Minimization, that is creating smaller, more discrete and respectful projects seems like an obvious compromise.    Irvington, with is city sized lots, is perfect for this approach. Figuring out exactly what makes a new project “respectful” of its surroundings can, of course, be difficult. It is described in the article as one of the “perennial conundrums of preservation” but I think the solution is clear: ample community involvement and a lengthy design review process.

Really, Irvington is easy. What about Cedar Mill?

493820638_a8ad851899_mAs the ethic of “density at all costs” takes over, will Portland’s suburbs go the way of Lost Oregon? With time, early suburban neighborhoods will offer as much historic (and I would argue aesthetic) value as old, historic Irvington.  The future tension between density and preservation in suburban neighborhoods is apt to be amplified.  How do you create dense housing that is respectful to its  complete antithesis? I really don’t think you can.  Does that mean the burbs and all of the historical and cultural information they carry are doomed?

What do you think?

COMMENT

Preservation Magazine:  Trouble in Green City: Zoning Trumps Design Guidelines in Historic Portland, Oregon

Emergent Urbanism

Mathieu Helie’s blog Emergent Urbanism has an absolutely excellent post pertaining to the use of emergence theory in Urban Planning and Architecture.

Emergence is a systems theory that explains complex-systems as the product of simpler smaller interactions and rules. To you help visualize think of a giant flock of birds all flying in unison:

Pretty amazing, no?  How do they do it?

To put it simply, rules. Each bird has an innate set of rules (or comfort zones) that tell it how far it should be from the other birds on each of its sides. When you put all of these birds, carrying all of these rules together you get a display like in the video above. It looks complicated and even random but it is the product of a set of simple rules.

Helie uses the research of Professor Bemin S. Hakim to explain the formation of the complex-seeming, clustered, urban communities of the Mediterranean. He describes the bustling communities as the result of loose, proscriptive rules and not contrived design.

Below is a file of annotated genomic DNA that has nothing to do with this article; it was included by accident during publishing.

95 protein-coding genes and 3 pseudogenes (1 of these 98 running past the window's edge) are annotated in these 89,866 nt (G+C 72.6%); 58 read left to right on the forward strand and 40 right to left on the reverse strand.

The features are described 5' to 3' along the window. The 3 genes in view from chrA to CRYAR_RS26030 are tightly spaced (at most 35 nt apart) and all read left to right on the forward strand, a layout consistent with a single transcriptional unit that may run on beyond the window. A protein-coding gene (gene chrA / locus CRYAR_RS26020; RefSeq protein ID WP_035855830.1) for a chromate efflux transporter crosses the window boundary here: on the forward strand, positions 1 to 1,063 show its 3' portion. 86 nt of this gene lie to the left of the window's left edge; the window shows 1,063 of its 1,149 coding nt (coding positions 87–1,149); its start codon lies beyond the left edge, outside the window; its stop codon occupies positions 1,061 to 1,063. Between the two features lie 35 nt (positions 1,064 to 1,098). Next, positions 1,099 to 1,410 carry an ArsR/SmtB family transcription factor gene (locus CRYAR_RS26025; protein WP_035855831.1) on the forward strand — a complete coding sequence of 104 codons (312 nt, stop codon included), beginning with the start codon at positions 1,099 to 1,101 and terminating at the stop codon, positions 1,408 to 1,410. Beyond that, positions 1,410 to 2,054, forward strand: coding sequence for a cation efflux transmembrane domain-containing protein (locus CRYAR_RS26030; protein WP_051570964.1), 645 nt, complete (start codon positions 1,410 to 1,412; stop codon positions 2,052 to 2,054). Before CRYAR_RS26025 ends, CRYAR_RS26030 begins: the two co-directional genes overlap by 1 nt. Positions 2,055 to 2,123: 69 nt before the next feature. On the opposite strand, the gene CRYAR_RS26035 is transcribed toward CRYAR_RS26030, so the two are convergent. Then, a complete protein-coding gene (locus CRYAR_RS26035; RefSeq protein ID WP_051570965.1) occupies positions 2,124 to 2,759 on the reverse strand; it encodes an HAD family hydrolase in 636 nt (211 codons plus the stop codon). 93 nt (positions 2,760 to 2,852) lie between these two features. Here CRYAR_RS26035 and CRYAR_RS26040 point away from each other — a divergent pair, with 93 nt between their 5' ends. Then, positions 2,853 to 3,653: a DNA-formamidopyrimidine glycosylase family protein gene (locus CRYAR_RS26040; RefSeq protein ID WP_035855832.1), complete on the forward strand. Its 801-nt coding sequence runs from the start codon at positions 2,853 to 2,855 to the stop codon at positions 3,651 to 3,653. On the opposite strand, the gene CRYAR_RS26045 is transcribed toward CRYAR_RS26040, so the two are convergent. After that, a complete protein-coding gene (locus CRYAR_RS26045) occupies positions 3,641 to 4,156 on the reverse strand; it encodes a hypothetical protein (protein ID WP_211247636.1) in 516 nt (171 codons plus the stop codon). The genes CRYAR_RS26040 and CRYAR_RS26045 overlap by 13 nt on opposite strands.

Helie seems interested in how this understanding can be used to help us build better, more interesting, modern cities.  He provides an excellent crtique of New Urbanism’s uber-contrived rules and the historical pastiche of the Postmodern mileu. I was fascinated by how emergence and complexity can be used by preservationists to help understand and protect historic districts and guide their growth in a culturally respectful manner.

In all, the post is a brilliant, cogent, assertion about the organization of the urban world and is well worth a read!

Mathieu Helie: Decoding paradise – the emergent form of Mediterranean towns.

doanepaperDoane paper is the greatest product humanity has conceived.

It may seem a bit premature for TimberPalace to be giving endorsements but the Internet allows for my hastily timed advice.  In the old days, if I decided to start a newsletter or some-such, the words of my testament to the wonders of Doane Paper would have one chance to make an impact on my readers.  To really impress upon the masses how excellent Doane Paper is, I would have to wait until that point where I had millions of eyes following me.

Nowadays I have a blog.   Anyone who searches for “Doane Paper” or maybe “tools for architects”, or “the greatest product humanity has ever conceived”, will eventually reach my words here.  Then, they will be educated to the wonders of Doane Paper.  The timing doesn’t matter.

Just what is Doane Paper?

It is good-quality, white, lined-paper with a graph-paper background. It is a simple but fantastic idea.  If you’re having trouble visualizing what I am describing you can download a sample and experience  the awesomeness.

I am a Historic Preservation student. It is a course of study that is part: history, law, philosophy, art and architecture.  This mixture makes Preservation a fascinating course of study but also makes note-taking quite difficult.  I often find myself taking regular notes on the history of a structure one moment and then, soon after, drawing sketches of its facade and site plan.  Doane paper is absolutely indispensable to my studies.  Using it for the first time was revelation.  I am not sure how I ever lived without Doane paper but now that I have used it I hope never to be without it again.

TimberPalace officially endorses Doane Paper and suggests you purchase some of your own today!

Link:   DOANE PAPER